Comparative Effectiveness of Two Models of Depression Services Quality Improvement in Health and Community Sectors

Published in: Psychiatric Services, Volume 68, Issue 12 (December 2017), pages1315-1320. doi: 10.1176/

Posted on on December 18, 2017

by Cathy D. Sherbourne, Wayne Aoki, Thomas R. Belin, Elizabeth Bromley, Bowen Chung, Elizabeth L. Dixon, James Gilmore, Megan Johnson, Felica Jones, Paul Koegel, et al.

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The effectiveness of community coalition building and program technical assistance was compared in implementation of collaborative care for depression among health care and community sector clients.


In under-resourced communities, within 93 programs randomly assigned to coalition building (Community Engagement and Planning) or program technical assistance (Resources for Services) models, 1,018 clients completed surveys at baseline and at six, 12, or 36 months. Regression analysis was used to estimate intervention effects and intervention-by-sector interaction effects on depression, mental health?related quality of life, and community-prioritized outcomes and on services use.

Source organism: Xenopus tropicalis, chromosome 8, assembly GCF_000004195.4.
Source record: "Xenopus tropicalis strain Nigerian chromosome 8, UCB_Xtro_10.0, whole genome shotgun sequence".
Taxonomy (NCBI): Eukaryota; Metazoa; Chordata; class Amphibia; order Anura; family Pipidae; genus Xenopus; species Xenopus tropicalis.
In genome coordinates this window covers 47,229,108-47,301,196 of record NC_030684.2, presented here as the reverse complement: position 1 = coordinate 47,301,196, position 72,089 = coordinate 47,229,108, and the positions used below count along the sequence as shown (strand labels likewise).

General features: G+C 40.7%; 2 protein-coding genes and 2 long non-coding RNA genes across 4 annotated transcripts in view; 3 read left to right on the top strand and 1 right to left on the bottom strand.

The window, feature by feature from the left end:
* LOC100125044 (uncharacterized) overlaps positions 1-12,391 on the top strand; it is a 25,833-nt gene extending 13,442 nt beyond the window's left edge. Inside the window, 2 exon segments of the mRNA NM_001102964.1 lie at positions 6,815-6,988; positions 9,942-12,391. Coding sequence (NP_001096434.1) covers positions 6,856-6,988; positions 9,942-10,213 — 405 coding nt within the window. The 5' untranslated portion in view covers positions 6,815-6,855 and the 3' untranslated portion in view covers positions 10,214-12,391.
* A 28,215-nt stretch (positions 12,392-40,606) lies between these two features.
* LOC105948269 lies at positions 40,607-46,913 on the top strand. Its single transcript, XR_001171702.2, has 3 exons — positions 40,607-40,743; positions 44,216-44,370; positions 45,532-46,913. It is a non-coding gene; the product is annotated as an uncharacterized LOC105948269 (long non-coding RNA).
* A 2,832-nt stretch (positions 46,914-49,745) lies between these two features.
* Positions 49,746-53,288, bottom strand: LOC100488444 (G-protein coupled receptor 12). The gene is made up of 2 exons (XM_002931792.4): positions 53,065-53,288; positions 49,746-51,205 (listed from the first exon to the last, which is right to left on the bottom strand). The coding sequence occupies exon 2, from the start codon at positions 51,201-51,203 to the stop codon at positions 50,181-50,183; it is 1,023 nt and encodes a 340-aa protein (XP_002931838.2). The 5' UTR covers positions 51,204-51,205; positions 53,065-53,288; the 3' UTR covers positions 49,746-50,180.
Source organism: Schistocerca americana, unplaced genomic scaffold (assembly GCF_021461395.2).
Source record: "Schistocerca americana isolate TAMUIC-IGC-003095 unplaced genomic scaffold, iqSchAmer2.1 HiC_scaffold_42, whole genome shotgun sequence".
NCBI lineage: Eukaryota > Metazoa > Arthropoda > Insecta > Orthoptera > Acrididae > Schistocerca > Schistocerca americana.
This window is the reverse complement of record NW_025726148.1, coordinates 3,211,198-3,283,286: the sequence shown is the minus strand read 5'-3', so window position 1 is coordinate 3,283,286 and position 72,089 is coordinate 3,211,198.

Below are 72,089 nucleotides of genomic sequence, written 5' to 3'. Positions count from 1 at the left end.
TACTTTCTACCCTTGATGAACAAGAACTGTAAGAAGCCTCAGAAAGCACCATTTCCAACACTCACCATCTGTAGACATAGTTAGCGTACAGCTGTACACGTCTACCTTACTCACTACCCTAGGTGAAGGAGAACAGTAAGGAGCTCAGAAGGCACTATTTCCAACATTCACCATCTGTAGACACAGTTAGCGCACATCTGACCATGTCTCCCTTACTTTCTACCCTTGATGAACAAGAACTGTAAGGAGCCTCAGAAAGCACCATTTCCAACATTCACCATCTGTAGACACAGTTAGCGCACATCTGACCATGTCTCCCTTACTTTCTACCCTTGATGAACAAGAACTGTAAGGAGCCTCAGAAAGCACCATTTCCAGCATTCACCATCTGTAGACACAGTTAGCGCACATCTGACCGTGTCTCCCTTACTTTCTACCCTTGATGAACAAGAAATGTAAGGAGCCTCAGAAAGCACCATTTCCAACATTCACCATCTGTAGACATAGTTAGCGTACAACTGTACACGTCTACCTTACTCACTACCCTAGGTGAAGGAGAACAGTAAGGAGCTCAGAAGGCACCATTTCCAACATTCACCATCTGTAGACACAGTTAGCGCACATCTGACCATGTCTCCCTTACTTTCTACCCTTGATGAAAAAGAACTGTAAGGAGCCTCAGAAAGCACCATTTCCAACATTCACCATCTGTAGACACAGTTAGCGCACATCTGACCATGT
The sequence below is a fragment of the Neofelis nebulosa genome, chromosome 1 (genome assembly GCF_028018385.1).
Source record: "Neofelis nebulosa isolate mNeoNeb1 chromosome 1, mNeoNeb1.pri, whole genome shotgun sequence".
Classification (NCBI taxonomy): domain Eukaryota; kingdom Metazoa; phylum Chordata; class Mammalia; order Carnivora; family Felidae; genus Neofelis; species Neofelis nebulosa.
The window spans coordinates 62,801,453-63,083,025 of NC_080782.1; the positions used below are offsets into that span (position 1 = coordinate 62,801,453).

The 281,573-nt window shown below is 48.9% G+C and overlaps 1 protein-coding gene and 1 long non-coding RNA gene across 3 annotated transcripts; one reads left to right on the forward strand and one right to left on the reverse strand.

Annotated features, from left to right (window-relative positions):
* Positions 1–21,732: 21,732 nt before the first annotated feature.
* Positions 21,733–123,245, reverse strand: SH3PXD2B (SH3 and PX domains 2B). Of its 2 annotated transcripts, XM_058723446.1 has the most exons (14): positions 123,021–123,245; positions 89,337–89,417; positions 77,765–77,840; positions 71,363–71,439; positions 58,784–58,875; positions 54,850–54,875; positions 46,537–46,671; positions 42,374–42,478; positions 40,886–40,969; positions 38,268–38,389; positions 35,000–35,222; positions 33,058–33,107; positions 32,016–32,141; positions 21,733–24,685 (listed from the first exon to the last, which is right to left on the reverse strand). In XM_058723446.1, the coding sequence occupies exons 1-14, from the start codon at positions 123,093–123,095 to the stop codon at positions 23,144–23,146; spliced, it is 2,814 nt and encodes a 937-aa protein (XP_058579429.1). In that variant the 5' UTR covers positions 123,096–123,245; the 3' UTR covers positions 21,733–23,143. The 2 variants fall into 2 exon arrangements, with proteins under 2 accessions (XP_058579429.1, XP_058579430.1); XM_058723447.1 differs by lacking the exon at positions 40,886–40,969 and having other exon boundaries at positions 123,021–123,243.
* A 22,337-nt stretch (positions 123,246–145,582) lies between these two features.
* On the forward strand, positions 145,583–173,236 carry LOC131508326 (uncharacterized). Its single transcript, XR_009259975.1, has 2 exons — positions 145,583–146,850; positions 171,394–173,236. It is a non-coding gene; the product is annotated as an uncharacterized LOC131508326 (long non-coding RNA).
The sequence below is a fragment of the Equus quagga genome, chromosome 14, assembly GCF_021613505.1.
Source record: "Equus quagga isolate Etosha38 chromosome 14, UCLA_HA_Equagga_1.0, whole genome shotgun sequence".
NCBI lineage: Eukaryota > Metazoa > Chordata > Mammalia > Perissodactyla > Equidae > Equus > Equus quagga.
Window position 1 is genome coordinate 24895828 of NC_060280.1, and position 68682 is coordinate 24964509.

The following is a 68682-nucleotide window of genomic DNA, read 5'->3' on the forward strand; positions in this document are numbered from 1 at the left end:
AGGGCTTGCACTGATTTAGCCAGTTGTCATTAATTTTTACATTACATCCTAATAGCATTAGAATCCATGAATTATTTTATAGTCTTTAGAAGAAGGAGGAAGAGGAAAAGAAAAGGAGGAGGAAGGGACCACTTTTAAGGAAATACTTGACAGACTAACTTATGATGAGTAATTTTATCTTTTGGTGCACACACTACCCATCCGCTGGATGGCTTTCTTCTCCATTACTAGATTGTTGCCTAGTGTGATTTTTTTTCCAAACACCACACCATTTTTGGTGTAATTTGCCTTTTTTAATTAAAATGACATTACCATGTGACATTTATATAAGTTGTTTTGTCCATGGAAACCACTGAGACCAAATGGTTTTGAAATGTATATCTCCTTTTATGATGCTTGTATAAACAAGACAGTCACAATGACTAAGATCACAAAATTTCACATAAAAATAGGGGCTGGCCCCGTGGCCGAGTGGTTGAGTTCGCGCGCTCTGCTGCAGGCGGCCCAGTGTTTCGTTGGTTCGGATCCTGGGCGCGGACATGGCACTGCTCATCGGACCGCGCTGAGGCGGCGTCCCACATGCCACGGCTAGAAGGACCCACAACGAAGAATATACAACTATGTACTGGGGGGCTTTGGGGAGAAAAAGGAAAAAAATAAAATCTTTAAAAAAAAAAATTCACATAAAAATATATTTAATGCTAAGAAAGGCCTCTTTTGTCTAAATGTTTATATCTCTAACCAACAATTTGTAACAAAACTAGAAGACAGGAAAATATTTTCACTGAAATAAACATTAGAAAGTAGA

For outcomes, there were few significant intervention-by-sector interactions, and stratified findings suggested benefits of coalition building in both sectors. For services use, at 36 months, increases were found for coalition building in primary care visits, self-help visits, and appropriate treatment for community clients and in community-based services use for health care clients.


Relative to program technical assistance, community coalition building benefited clients across sectors and shifted long-term utilization across sectors.

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